all mail system messages to /var/adm/syslog/mail.log, and all messages
at info and above, except mail messages, to the file
/var/adm/syslog/syslog.log. Messages at alert and above are logged to
the console and to the users root, eric, and kridle if they are logged
in. emerg messages are written to all logged-in users' terminals, and
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forwarded to the host admin.
Only a superuser can invoke syslogd.
WARNINGS [Toc] [Back]
A configuration file selector selects all messages at the specified
level or higher. The configuration lines:
cause the logfile to get two copies of all user messages at level info
Kernel panic messages are not sent to syslogd.
All HP-UX kernel messages are treated as if they had the crit priority
If syslogd is invoked with the -D option and syslogd terminates
abnormally, kernel messages will not appear on the system console. In
that case, reinvoke syslogd without the -D option to enable the kernel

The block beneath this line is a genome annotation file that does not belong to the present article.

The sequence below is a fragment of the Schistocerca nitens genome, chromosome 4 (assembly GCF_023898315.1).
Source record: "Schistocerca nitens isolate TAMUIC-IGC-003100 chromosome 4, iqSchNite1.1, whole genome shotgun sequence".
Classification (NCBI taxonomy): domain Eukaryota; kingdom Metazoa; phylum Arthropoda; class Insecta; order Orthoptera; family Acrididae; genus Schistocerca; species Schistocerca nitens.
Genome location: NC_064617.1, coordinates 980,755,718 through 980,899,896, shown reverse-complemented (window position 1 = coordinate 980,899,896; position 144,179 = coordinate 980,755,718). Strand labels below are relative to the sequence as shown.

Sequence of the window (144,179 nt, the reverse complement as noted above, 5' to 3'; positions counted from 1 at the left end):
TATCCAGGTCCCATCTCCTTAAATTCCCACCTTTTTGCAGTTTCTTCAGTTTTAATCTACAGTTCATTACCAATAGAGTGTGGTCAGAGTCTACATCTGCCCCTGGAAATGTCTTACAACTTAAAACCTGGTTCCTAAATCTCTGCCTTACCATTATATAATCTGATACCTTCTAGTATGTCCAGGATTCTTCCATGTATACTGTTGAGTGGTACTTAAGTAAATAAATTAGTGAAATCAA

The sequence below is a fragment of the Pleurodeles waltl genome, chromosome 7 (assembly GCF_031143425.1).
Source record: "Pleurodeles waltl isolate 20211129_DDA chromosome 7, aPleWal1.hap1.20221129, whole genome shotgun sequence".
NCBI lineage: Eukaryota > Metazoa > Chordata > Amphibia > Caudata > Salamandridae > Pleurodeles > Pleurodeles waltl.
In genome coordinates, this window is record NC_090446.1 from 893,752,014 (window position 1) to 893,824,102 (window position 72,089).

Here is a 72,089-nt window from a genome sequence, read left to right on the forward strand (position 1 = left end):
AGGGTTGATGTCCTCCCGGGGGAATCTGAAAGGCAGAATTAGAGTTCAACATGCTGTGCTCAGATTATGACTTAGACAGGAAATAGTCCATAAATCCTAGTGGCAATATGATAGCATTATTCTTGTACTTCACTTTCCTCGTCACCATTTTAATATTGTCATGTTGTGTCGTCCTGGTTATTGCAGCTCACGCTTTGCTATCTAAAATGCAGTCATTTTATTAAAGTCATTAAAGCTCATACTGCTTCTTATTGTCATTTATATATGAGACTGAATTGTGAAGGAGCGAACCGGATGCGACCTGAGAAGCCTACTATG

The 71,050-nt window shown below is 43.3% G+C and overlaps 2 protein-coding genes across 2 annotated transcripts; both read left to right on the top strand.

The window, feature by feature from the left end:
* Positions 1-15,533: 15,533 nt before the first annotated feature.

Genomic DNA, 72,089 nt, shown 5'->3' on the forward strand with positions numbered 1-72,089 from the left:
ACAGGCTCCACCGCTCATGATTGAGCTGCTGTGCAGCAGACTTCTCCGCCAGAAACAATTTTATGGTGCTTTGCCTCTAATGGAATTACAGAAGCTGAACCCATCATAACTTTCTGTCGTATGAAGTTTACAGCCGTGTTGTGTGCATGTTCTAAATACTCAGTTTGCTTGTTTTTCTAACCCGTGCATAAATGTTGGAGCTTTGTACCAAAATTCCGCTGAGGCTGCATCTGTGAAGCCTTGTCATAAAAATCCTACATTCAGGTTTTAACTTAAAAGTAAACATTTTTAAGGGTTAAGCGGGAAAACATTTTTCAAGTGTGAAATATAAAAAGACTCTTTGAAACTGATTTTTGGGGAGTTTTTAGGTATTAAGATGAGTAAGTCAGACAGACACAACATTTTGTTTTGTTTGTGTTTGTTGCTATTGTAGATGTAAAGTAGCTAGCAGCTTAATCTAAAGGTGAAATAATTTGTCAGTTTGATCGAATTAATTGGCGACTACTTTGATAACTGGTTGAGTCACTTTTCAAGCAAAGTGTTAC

to send its messages to the system console.
syslogd does not support logging to named pipes. Therefore, if a
named pipe is specified in the configuration file, the behavior of
syslogd is undefined, and syslogd may lose messages if blocked or
terminated on a SIGPIPE.
AUTHOR [Toc] [Back]
syslogd was developed by the University of California, Berkeley.
FILES [Toc] [Back]
/dev/klog The kernel log device
/dev/log The named pipe on which syslogd reads
/dev/log.un The UNIX domain socket on which syslogd
reads log messages
/etc/syslog.conf Configuration file
/var/run/syslog.pid Process ID
SEE ALSO [Toc] [Back]